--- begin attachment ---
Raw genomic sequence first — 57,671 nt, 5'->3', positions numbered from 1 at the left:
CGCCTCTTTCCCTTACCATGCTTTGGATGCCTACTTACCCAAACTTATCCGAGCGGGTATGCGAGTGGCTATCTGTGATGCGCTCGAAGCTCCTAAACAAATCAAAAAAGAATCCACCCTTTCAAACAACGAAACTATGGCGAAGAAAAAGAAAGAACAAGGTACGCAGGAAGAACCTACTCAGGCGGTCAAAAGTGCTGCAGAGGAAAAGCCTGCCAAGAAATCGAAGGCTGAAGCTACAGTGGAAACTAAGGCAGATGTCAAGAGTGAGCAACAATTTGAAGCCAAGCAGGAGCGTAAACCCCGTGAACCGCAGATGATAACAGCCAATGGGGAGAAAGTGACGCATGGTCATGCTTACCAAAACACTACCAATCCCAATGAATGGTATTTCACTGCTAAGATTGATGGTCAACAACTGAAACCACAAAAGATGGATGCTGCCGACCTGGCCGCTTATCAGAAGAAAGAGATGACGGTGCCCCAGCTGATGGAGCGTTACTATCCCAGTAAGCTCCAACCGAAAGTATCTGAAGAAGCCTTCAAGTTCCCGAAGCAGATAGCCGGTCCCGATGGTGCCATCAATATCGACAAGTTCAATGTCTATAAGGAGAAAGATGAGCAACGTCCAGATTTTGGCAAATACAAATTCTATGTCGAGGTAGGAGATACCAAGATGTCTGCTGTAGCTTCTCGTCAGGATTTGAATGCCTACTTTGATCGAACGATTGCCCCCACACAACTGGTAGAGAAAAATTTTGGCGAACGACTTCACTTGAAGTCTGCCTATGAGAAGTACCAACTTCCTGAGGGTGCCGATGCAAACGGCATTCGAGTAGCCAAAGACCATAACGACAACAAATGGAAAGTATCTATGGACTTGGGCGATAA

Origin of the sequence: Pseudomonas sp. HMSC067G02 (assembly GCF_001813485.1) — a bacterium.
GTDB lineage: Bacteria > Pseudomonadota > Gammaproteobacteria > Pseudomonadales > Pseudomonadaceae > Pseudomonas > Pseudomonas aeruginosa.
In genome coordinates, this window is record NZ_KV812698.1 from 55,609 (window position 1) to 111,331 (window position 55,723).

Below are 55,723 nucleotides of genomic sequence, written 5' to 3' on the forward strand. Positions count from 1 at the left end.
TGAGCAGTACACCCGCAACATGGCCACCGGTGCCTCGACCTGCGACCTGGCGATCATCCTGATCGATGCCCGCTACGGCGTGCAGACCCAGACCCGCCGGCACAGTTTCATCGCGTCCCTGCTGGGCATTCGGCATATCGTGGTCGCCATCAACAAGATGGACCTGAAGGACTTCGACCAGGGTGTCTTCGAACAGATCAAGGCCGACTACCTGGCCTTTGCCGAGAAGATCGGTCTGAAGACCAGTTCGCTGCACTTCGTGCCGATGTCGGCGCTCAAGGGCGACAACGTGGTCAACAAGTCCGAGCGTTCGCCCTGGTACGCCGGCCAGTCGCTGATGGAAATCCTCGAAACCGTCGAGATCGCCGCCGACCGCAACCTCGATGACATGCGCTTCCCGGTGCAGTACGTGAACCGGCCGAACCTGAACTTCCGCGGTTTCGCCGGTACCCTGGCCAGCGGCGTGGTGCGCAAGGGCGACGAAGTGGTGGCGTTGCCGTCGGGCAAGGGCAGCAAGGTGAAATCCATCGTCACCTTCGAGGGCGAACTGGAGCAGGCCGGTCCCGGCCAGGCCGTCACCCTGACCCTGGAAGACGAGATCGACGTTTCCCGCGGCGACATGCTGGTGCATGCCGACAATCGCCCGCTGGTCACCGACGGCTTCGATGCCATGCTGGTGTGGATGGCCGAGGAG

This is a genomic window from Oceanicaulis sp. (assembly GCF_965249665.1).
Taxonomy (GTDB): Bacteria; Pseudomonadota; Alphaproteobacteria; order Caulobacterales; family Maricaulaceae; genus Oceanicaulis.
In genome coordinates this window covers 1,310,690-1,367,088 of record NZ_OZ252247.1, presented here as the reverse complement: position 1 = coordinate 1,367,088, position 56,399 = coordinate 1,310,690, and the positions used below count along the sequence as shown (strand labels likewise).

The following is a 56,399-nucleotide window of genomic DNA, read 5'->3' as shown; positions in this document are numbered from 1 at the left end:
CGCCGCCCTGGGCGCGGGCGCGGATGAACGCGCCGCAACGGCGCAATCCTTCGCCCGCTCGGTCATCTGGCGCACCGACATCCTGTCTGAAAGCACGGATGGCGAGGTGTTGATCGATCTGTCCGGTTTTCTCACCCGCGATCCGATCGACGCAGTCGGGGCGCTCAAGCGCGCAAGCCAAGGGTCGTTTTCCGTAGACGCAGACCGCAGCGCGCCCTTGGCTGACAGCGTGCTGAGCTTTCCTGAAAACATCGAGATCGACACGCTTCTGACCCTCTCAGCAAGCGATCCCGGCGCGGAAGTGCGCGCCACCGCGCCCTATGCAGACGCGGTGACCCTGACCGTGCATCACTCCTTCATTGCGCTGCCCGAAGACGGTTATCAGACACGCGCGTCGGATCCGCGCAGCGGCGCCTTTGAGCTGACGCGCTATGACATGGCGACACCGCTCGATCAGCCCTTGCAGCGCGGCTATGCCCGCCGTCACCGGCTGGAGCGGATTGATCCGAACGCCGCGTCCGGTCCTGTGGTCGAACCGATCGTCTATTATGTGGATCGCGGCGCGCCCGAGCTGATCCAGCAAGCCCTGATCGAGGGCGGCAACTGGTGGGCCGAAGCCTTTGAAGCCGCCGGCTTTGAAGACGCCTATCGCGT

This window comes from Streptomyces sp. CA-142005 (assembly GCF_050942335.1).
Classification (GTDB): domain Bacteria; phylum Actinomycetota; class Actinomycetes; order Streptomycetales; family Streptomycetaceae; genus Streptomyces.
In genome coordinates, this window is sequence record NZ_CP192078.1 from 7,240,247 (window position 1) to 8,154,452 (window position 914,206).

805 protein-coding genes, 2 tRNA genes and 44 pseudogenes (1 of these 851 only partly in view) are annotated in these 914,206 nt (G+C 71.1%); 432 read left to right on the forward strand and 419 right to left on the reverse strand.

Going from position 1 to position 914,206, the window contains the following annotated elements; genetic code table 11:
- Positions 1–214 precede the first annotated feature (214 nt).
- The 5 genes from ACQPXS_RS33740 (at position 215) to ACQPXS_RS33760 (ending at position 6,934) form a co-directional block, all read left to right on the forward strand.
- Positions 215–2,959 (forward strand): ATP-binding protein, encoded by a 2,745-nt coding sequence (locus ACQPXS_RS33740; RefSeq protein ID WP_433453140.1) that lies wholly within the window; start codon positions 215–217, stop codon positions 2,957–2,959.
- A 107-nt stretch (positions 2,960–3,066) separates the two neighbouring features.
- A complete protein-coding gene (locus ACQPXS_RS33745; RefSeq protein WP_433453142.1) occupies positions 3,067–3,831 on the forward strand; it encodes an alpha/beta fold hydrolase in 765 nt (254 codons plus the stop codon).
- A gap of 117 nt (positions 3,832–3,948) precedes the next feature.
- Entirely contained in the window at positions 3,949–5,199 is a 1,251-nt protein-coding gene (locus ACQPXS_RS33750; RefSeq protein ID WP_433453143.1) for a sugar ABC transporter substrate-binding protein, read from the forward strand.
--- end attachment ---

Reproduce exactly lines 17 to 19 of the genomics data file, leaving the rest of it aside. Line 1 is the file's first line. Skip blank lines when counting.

Going from position 1 to position 914,206, the window contains the following annotated elements; genetic code table 11:
- Positions 1–214 precede the first annotated feature (214 nt).
- The 5 genes from ACQPXS_RS33740 (at position 215) to ACQPXS_RS33760 (ending at position 6,934) form a co-directional block, all read left to right on the forward strand.